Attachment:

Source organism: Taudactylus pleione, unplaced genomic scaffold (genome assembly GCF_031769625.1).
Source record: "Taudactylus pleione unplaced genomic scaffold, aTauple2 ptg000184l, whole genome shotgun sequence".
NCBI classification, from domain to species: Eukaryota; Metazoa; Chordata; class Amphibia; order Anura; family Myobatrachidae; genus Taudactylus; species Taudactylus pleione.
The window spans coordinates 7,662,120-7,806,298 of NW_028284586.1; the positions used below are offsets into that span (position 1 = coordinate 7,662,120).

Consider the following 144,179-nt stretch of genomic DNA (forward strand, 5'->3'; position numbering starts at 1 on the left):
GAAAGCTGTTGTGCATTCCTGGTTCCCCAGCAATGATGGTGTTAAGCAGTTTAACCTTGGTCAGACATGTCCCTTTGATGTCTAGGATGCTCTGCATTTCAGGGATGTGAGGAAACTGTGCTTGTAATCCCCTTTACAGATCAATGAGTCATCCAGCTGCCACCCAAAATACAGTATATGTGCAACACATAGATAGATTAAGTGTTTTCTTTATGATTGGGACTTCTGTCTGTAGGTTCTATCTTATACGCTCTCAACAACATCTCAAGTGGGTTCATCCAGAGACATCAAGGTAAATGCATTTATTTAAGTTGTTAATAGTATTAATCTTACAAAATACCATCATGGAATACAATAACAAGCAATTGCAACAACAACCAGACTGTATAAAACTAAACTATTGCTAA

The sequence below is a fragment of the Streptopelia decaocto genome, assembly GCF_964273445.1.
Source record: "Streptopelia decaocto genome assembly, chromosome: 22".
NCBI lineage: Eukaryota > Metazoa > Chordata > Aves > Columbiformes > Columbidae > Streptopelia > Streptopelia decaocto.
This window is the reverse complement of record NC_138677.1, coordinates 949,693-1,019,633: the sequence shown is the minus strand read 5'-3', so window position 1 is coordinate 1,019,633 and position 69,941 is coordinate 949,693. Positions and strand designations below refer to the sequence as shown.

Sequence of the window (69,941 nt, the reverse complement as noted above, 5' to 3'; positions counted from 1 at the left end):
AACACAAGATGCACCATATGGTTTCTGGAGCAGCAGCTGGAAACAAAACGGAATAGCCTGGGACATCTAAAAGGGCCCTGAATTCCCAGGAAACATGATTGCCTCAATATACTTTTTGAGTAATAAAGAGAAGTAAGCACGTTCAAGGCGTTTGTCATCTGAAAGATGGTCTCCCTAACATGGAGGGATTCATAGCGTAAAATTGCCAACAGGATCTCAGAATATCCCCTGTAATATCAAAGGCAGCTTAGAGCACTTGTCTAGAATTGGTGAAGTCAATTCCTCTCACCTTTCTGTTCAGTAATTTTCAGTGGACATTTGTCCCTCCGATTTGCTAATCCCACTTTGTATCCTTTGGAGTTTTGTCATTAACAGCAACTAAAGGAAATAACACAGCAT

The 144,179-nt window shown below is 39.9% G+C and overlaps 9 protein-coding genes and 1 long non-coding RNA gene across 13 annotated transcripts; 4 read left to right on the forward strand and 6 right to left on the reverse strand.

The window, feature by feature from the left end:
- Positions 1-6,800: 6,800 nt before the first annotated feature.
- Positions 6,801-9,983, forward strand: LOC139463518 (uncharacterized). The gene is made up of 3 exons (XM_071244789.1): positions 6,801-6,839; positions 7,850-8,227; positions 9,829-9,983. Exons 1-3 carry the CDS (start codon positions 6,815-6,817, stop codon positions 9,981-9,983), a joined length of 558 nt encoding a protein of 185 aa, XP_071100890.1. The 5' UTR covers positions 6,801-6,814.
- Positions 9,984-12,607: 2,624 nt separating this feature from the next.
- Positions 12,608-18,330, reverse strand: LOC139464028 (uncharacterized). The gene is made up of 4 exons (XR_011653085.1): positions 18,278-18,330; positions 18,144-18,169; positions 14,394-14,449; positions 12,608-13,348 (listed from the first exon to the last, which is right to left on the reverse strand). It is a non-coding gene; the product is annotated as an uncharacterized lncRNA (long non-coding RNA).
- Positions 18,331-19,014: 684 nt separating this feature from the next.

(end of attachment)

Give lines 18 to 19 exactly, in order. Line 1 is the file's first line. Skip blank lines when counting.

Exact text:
- Positions 12,608-18,330, reverse strand: LOC139464028 (uncharacterized). The gene is made up of 4 exons (XR_011653085.1): positions 18,278-18,330; positions 18,144-18,169; positions 14,394-14,449; positions 12,608-13,348 (listed from the first exon to the last, which is right to left on the reverse strand). It is a non-coding gene; the product is annotated as an uncharacterized lncRNA (long non-coding RNA).
- Positions 18,331-19,014: 684 nt separating this feature from the next.